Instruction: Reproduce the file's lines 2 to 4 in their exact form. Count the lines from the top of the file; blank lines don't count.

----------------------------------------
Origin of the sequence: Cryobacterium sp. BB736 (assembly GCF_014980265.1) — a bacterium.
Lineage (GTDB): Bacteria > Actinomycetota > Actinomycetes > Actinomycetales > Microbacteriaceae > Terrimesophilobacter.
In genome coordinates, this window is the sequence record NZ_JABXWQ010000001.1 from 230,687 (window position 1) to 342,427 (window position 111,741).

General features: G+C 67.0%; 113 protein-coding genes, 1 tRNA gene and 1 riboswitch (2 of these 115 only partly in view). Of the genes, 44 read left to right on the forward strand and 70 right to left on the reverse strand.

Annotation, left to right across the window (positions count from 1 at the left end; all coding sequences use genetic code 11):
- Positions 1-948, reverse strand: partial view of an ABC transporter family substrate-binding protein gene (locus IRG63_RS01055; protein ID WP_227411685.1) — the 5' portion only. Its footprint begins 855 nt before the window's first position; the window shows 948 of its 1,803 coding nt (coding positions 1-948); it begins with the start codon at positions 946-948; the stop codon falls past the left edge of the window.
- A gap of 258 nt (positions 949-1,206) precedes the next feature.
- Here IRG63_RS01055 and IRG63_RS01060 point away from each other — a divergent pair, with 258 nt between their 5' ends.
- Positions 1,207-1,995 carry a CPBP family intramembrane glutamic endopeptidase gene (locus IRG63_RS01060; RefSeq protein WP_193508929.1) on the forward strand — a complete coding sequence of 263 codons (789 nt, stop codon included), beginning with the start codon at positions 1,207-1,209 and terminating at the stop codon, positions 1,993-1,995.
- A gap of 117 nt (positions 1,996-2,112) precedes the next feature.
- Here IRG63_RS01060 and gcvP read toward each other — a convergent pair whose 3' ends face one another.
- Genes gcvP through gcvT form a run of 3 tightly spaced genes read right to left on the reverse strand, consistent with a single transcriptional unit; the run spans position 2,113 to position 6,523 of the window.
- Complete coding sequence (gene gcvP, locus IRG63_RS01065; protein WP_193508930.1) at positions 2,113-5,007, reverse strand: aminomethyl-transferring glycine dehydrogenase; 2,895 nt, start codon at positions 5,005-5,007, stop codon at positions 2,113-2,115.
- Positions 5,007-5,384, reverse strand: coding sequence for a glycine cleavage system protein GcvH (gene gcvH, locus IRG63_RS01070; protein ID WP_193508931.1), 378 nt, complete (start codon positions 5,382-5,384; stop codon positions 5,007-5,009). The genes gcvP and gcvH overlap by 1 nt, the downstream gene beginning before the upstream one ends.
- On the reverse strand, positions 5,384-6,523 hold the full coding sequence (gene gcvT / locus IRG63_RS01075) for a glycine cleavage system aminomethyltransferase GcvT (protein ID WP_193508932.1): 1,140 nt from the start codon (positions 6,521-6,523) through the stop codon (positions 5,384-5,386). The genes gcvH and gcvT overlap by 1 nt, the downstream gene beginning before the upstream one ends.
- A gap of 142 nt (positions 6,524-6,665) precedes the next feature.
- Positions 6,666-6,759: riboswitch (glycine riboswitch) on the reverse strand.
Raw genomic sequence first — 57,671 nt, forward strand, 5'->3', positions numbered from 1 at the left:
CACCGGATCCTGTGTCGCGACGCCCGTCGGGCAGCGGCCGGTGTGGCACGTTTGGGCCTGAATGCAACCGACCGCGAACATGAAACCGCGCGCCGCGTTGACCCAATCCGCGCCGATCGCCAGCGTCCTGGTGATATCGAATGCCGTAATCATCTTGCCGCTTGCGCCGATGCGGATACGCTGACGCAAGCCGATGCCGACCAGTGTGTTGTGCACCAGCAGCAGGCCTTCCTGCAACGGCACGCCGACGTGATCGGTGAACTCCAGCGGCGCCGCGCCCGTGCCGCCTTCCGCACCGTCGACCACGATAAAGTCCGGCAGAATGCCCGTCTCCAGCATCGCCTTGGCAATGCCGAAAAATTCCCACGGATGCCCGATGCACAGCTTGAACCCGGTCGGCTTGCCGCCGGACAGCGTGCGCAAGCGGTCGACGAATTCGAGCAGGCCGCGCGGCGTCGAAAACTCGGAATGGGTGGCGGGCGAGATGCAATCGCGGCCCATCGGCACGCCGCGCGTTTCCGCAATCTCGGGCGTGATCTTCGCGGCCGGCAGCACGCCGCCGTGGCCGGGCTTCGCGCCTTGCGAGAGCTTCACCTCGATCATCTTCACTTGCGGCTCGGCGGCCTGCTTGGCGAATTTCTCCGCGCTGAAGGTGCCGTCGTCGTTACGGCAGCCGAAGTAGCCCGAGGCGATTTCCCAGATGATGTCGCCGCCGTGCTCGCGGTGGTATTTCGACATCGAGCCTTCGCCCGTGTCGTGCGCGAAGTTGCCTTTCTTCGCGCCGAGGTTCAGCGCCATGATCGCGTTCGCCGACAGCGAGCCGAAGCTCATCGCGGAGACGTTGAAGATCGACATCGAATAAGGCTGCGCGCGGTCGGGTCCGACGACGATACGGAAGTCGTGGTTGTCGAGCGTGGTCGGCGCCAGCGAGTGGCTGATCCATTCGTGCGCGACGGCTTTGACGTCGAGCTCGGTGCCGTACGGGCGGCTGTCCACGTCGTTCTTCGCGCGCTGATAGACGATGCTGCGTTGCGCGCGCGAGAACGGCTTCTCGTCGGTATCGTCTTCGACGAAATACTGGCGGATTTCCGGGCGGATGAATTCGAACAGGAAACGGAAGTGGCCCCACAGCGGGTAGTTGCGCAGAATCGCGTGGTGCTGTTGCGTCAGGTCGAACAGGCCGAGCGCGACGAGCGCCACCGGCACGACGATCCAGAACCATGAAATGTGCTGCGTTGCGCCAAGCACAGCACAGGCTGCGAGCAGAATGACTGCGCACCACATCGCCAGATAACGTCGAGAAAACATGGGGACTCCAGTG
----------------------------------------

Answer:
Lineage (GTDB): Bacteria > Actinomycetota > Actinomycetes > Actinomycetales > Microbacteriaceae > Terrimesophilobacter.
In genome coordinates, this window is the sequence record NZ_JABXWQ010000001.1 from 230,687 (window position 1) to 342,427 (window position 111,741).

General features: G+C 67.0%; 113 protein-coding genes, 1 tRNA gene and 1 riboswitch (2 of these 115 only partly in view). Of the genes, 44 read left to right on the forward strand and 70 right to left on the reverse strand.